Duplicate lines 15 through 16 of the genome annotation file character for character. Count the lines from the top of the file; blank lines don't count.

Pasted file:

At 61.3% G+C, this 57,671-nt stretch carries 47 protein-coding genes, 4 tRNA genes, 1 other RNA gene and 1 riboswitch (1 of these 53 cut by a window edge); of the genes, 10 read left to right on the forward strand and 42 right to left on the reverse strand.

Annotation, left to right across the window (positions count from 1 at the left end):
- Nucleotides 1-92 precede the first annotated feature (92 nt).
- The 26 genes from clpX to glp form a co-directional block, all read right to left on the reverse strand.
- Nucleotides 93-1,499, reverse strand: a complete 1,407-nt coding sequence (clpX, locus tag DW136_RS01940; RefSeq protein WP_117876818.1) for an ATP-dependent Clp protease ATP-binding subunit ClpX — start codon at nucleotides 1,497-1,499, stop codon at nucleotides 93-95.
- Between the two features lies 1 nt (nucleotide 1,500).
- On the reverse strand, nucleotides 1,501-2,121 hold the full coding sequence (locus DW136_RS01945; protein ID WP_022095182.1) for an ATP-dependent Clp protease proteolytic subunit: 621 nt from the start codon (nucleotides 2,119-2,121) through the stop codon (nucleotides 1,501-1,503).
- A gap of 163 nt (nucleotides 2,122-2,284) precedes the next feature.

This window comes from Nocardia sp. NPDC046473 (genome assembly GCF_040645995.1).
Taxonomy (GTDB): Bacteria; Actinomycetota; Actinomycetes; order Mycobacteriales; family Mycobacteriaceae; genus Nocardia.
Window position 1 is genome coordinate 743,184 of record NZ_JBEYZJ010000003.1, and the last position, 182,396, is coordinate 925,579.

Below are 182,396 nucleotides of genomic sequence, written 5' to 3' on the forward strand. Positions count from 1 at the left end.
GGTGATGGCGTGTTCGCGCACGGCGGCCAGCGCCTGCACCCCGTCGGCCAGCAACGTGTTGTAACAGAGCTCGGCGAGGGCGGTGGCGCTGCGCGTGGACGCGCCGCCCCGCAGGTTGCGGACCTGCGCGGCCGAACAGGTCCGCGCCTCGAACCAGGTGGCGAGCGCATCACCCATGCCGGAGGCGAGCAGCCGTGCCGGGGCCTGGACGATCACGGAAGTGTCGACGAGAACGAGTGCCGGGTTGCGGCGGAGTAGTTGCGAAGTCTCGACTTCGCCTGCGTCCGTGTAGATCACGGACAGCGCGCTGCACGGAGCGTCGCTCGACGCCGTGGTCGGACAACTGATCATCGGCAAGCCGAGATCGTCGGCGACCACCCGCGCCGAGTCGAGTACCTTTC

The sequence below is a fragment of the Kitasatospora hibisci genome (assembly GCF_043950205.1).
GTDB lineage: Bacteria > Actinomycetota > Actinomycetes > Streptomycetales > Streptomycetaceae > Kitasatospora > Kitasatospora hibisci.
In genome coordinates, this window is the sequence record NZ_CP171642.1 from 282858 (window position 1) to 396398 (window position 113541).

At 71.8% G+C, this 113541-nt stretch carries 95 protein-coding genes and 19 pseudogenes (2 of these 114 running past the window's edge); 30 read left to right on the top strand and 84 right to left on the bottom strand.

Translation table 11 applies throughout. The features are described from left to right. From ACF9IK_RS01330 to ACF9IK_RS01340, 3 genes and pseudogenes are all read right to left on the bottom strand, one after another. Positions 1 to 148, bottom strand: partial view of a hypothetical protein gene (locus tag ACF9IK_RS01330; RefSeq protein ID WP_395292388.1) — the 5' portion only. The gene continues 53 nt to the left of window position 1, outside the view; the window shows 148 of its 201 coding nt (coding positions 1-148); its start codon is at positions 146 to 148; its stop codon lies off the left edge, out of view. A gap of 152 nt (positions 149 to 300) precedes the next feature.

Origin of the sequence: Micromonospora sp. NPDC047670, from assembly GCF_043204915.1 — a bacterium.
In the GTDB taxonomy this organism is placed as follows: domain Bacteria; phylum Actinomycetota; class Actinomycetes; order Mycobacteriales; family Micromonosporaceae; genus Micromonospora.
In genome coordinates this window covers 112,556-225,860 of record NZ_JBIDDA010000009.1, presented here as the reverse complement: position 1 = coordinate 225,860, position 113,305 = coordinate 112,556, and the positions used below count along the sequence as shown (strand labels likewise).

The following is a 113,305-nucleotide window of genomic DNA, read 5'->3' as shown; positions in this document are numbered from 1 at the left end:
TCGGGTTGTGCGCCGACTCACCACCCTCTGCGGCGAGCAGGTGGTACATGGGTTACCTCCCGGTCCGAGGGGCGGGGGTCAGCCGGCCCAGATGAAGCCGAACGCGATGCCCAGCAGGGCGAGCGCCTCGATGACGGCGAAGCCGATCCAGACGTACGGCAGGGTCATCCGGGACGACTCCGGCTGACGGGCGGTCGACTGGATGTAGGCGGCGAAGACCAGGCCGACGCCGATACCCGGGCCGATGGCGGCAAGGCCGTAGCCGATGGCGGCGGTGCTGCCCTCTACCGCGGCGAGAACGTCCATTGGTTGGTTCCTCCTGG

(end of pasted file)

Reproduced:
GTDB lineage: Bacteria > Actinomycetota > Actinomycetes > Streptomycetales > Streptomycetaceae > Kitasatospora > Kitasatospora hibisci.
In genome coordinates, this window is the sequence record NZ_CP171642.1 from 282858 (window position 1) to 396398 (window position 113541).